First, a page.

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Managing stress is vital to protecting our physical & mental health

Nancy Burgoyne, Ph.D.
• May 21, 2020

In the context of the Covid-19 pandemic, managing stress is vital to protecting our physical and mental health. One way to do that is to up our self-care game.

After 30 years as practicing clinical psychologist and family therapist, I have found that care for oneself is most meaningful and helpful when it:

  1. fits the context a person finds themselves in, and
  2. improves a person’s relationship with themselves, and
  3. connects them to others.

Each day this week, I will invite you to consider a researched informed way to think about self-care in one of these three ways. Let’s start with recognizing the context we are in. 

Tip #1: Recognize the Context We are In

05.18.2020  This is a scary and uncertain time — and our nervous system is doing just what it was designed to do when it experiences a threat — telling us to freeze, fight or flee. And when what we are inclined to do is not helpful and what we want to change we cannot, it is easy to feel anxious and fall into a type of learned helplessness — the sense that nothing we do will matter or matter enough to make a difference. Sadly, learned helplessness is one well known path to depression.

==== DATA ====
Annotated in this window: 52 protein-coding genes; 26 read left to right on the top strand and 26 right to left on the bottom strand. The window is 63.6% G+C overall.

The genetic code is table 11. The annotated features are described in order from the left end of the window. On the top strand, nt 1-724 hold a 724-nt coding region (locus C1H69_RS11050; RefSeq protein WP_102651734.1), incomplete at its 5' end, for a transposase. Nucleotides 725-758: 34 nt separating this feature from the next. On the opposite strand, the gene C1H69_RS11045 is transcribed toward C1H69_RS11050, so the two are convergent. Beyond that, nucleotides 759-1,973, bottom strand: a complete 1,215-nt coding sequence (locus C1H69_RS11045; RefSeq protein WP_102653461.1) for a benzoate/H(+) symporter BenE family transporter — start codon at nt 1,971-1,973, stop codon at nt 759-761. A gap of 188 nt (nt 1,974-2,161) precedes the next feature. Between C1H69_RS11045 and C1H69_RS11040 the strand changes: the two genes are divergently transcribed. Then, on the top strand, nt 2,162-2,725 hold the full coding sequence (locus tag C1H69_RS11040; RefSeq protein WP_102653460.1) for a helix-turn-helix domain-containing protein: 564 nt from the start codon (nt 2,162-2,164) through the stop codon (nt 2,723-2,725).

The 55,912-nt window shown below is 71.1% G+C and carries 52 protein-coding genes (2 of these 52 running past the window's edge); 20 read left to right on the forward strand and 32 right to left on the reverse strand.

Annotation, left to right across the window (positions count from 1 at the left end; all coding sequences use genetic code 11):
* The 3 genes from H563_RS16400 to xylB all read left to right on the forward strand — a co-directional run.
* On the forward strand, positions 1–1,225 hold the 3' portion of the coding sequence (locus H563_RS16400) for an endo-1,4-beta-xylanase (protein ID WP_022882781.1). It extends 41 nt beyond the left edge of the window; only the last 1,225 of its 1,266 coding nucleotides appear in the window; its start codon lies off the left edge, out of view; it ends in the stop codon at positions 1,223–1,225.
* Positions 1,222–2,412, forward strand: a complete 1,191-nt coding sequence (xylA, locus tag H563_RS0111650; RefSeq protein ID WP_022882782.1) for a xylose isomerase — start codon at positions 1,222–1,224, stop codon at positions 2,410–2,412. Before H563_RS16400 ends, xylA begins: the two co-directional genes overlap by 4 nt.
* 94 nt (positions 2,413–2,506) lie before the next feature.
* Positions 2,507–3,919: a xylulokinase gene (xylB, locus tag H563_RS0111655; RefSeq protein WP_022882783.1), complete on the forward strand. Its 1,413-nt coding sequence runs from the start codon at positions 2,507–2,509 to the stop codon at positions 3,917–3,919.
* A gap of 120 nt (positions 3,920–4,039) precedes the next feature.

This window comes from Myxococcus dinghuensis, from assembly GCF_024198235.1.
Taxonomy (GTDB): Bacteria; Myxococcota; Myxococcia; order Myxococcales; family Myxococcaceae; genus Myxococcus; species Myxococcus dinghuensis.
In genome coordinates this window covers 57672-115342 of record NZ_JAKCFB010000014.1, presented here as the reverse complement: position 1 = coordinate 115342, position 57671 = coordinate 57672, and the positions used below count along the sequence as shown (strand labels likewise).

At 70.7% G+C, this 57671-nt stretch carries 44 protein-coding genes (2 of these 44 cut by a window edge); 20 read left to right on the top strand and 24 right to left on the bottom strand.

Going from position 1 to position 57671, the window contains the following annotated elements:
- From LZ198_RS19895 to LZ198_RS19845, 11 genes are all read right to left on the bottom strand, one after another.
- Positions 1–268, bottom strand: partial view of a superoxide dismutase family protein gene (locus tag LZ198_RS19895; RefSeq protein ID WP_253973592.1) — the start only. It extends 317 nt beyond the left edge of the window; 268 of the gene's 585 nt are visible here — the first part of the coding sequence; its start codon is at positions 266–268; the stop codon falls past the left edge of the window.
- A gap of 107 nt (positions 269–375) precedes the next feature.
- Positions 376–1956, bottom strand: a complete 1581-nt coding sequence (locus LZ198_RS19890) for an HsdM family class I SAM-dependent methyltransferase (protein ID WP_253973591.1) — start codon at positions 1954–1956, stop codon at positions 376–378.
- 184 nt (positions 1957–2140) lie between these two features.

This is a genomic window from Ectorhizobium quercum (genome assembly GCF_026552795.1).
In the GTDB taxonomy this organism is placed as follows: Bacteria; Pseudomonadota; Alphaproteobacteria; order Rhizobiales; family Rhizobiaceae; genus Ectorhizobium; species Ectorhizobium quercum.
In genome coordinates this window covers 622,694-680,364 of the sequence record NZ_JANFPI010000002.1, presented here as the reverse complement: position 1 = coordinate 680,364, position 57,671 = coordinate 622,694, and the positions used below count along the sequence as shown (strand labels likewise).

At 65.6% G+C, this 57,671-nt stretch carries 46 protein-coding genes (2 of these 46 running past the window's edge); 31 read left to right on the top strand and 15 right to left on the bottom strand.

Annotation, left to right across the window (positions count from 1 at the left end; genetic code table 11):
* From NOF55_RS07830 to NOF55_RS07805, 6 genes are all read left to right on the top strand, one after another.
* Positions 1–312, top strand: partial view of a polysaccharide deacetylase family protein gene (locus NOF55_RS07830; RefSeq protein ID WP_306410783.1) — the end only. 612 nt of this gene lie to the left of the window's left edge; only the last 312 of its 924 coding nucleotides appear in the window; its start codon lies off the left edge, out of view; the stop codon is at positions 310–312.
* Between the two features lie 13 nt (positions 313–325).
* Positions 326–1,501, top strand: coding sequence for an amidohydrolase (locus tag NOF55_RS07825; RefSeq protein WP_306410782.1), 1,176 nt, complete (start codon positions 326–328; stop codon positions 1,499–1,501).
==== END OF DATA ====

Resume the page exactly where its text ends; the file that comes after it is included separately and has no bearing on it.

There IS, in fact, a lot you cannot control. Accept that. Focus on what you can.

Make a plan for your days. Do not go for too much. When the baseline stress level is high, as it is now, it is best to keep expectations reigned in. Keep it simple. Write it down. Structure reduces anxiety and so does action. This is not the time to sprint. We are on a rocky path. Slow down, watch each step, and simply put one gentle, deliberately placed foot in front of the other. 

Tip #2: Nurture a “Growth Mindset”

05.19.2020  You would not expect yourself to know how to do anything well the first time you tried, right? Well, this is our first time in a situation like this! What if you thought about now and all that it is being asked of you as something you can learn to do better rather than something you should already be handling well?

A large and important body of research by Stanford psychologist Carol Dweck, has convincingly demonstrated that when a person approaches challenges with a “fixed mindset” — where they assume their character, abilities and intelligence are fixed — they see imperfections or failures as shameful. This often leads to unhappiness and giving up. A better strategy is to nurture a “growth mindset.” In a growth mindset, the priority is effort and learning. Struggle in the context of a growth mindset is normalized. Learning is hard!